read poetry

On the importance of reading poetry.

I started writing poetry just after hitting my teens and quickly fell in love with the artistry, wordplay, and rhythmic challenge of crafting poems.

A few years later, it occurred to me that I should be reading poetry, so I looked at a few books of poetry but found nothing that spoke to me. For years afterward, I continued to write poetry but did not read the works of established poets. Fortunately, I eventually went to college, where I was forced to read poetry and finally found works and poets that resonated with me.

It’s not unusual to encounter young poets who don’t read poetry. Some say they don’t want their work to be influenced by other poets, but many have faced the same difficulty I did: they haven’t been able to find poetry that they like.

As a young poet, most of the works I encountered were irrelevant to me. I didn’t care about the topics, and the language felt outdated. A lot of it was form poetry, and I have since discovered that I prefer free-form. It was like digging down a massive mountain to unearth a few small, sparkly gems. Frankly, it took too much effort to find one poet or poem that interested me.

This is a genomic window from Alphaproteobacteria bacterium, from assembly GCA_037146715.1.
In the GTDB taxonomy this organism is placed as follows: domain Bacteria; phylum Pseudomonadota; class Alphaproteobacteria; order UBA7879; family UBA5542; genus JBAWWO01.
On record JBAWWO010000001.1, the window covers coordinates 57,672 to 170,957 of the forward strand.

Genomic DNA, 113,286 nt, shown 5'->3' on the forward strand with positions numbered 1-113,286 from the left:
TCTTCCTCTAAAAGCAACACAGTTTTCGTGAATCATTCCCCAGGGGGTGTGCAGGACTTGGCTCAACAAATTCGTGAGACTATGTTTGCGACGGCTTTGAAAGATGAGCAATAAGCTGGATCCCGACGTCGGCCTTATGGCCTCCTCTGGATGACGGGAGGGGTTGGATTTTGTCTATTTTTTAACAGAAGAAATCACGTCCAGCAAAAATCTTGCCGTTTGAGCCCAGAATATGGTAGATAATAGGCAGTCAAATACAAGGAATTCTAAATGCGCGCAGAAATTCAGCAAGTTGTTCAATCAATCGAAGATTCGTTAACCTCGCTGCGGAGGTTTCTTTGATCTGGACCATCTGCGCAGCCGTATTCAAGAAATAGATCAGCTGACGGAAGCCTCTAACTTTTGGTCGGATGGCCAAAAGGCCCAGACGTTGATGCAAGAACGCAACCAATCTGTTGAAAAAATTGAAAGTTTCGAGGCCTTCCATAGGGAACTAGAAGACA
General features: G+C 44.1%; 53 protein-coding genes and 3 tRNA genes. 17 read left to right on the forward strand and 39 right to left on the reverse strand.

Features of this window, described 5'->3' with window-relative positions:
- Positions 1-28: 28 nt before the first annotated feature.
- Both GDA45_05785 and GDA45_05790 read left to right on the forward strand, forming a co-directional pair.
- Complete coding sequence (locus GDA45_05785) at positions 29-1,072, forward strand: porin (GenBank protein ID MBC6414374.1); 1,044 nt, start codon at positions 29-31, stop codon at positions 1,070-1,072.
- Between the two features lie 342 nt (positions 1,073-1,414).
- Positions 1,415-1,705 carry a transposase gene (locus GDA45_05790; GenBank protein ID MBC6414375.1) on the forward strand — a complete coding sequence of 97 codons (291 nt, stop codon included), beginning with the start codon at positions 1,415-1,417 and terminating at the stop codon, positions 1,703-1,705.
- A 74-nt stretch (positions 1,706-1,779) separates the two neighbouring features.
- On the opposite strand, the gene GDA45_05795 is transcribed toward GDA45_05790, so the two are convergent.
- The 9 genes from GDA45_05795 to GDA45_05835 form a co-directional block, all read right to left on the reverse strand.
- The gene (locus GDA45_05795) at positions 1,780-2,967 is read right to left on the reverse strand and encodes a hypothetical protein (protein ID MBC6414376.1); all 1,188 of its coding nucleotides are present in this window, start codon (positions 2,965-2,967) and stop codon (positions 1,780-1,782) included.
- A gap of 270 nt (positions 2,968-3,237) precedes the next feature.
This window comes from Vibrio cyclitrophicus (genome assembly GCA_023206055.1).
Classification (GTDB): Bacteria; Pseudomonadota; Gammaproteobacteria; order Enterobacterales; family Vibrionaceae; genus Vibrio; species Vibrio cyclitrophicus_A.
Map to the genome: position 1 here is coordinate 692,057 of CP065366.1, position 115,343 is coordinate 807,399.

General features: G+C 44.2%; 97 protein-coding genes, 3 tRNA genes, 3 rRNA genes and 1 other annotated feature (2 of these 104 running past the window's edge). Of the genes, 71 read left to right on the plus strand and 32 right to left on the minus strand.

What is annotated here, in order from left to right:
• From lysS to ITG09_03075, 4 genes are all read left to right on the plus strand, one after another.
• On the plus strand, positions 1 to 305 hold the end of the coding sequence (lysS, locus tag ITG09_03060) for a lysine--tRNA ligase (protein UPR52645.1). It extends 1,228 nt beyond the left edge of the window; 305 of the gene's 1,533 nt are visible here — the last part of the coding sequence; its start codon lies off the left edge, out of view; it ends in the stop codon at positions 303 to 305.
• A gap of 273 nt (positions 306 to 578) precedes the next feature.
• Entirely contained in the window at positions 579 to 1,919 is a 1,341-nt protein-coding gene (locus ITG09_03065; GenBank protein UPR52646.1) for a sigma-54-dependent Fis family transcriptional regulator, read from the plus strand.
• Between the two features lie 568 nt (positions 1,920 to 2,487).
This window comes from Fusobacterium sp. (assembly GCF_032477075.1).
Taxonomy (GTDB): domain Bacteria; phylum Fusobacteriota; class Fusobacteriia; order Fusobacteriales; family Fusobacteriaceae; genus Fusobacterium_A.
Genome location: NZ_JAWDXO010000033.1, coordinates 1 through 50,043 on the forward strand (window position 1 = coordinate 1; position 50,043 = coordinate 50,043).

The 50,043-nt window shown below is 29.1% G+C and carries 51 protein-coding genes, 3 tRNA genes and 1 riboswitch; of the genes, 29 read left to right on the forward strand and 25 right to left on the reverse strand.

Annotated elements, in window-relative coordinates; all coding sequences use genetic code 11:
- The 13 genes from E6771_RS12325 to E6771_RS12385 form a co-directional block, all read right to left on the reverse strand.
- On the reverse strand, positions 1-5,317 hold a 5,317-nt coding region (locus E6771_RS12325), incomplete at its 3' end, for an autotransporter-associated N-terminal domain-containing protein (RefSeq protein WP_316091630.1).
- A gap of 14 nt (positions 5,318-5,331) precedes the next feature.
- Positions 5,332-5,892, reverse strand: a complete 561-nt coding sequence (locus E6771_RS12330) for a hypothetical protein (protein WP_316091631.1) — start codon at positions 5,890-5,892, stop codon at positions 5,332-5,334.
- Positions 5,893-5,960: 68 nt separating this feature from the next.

But that was back before the internet. Nowadays, it’s much easier to scan through the available works of poetry to find the good stuff. However, I think the internet has presented a new problem; there’s so much poetry out there that it’s hard to find something that clicks. And because it’s so easy to publish nowadays, a lot of available work is amateurish.

How a Lack of Reading Shows in Your Work